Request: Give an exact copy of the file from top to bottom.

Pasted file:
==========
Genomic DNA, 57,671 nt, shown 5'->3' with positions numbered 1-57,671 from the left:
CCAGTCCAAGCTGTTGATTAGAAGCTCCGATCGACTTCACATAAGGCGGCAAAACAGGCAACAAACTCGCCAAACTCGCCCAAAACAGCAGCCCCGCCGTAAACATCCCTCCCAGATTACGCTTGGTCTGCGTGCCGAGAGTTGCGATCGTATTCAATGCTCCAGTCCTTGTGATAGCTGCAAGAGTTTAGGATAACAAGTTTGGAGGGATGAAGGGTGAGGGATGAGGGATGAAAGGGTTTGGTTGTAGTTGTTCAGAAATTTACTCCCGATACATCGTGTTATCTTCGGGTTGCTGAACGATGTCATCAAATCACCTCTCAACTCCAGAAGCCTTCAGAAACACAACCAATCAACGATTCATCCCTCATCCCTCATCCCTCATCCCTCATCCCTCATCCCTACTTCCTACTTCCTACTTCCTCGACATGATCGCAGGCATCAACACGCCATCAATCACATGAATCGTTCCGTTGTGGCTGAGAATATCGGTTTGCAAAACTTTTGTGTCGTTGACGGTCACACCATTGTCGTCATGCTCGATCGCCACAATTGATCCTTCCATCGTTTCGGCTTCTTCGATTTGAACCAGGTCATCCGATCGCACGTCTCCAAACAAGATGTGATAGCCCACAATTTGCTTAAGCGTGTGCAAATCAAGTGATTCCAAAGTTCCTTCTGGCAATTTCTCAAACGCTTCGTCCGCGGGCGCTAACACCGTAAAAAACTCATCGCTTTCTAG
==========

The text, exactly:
Genomic DNA, 57,671 nt, shown 5'->3' with positions numbered 1-57,671 from the left:
CCAGTCCAAGCTGTTGATTAGAAGCTCCGATCGACTTCACATAAGGCGGCAAAACAGGCAACAAACTCGCCAAACTCGCCCAAAACAGCAGCCCCGCCGTAAACATCCCTCCCAGATTACGCTTGGTCTGCGTGCCGAGAGTTGCGATCGTATTCAATGCTCCAGTCCTTGTGATAGCTGCAAGAGTTTAGGATAACAAGTTTGGAGGGATGAAGGGTGAGGGATGAGGGATGAAAGGGTTTGGTTGTAGTTGTTCAGAAATTTACTCCCGATACATCGTGTTATCTTCGGGTTGCTGAACGATGTCATCAAATCACCTCTCAACTCCAGAAGCCTTCAGAAACACAACCAATCAACGATTCATCCCTCATCCCTCATCCCTCATCCCTCATCCCTCATCCCTACTTCCTACTTCCTACTTCCTCGACATGATCGCAGGCATCAACACGCCATCAATCACATGAATCGTTCCGTTGTGGCTGAGAATATCGGTTTGCAAAACTTTTGTGTCGTTGACGGTCACACCATTGTCGTCATGCTCGATCGCCACAATTGATCCTTCCATCGTTTCGGCTTCTTCGATTTGAACCAGGTCATCCGATCGCACGTCTCCAAACAAGATGTGATAGCCCACAATTTGCTTAAGCGTGTGCAAATCAAGTGATTCCAAAGTTCCTTCTGGCAATTTCTCAAACGCTTCGTCCGCGGGCGCTAACACCGTAAAAAACTCATCGCTTTCTAG